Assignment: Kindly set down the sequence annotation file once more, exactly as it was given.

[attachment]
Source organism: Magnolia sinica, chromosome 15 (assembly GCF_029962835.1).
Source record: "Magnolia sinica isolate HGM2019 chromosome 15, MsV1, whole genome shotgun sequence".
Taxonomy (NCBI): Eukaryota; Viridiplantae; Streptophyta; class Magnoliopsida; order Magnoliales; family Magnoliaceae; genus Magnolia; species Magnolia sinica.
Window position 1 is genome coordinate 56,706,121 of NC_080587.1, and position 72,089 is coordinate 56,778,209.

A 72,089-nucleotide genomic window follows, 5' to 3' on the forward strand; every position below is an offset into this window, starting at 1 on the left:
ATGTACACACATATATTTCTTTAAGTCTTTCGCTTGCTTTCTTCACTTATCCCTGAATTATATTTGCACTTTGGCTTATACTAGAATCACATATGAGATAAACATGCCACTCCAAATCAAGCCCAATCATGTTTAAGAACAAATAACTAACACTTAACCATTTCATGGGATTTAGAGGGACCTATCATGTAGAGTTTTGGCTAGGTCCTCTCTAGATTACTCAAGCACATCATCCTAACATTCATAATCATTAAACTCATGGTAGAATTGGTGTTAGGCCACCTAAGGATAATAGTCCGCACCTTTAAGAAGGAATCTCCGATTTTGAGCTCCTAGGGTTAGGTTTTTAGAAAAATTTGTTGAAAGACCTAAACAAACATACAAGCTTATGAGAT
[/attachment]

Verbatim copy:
Source organism: Magnolia sinica, chromosome 15 (assembly GCF_029962835.1).
Source record: "Magnolia sinica isolate HGM2019 chromosome 15, MsV1, whole genome shotgun sequence".
Taxonomy (NCBI): Eukaryota; Viridiplantae; Streptophyta; class Magnoliopsida; order Magnoliales; family Magnoliaceae; genus Magnolia; species Magnolia sinica.
Window position 1 is genome coordinate 56,706,121 of NC_080587.1, and position 72,089 is coordinate 56,778,209.

A 72,089-nucleotide genomic window follows, 5' to 3' on the forward strand; every position below is an offset into this window, starting at 1 on the left:
ATGTACACACATATATTTCTTTAAGTCTTTCGCTTGCTTTCTTCACTTATCCCTGAATTATATTTGCACTTTGGCTTATACTAGAATCACATATGAGATAAACATGCCACTCCAAATCAAGCCCAATCATGTTTAAGAACAAATAACTAACACTTAACCATTTCATGGGATTTAGAGGGACCTATCATGTAGAGTTTTGGCTAGGTCCTCTCTAGATTACTCAAGCACATCATCCTAACATTCATAATCATTAAACTCATGGTAGAATTGGTGTTAGGCCACCTAAGGATAATAGTCCGCACCTTTAAGAAGGAATCTCCGATTTTGAGCTCCTAGGGTTAGGTTTTTAGAAAAATTTGTTGAAAGACCTAAACAAACATACAAGCTTATGAGAT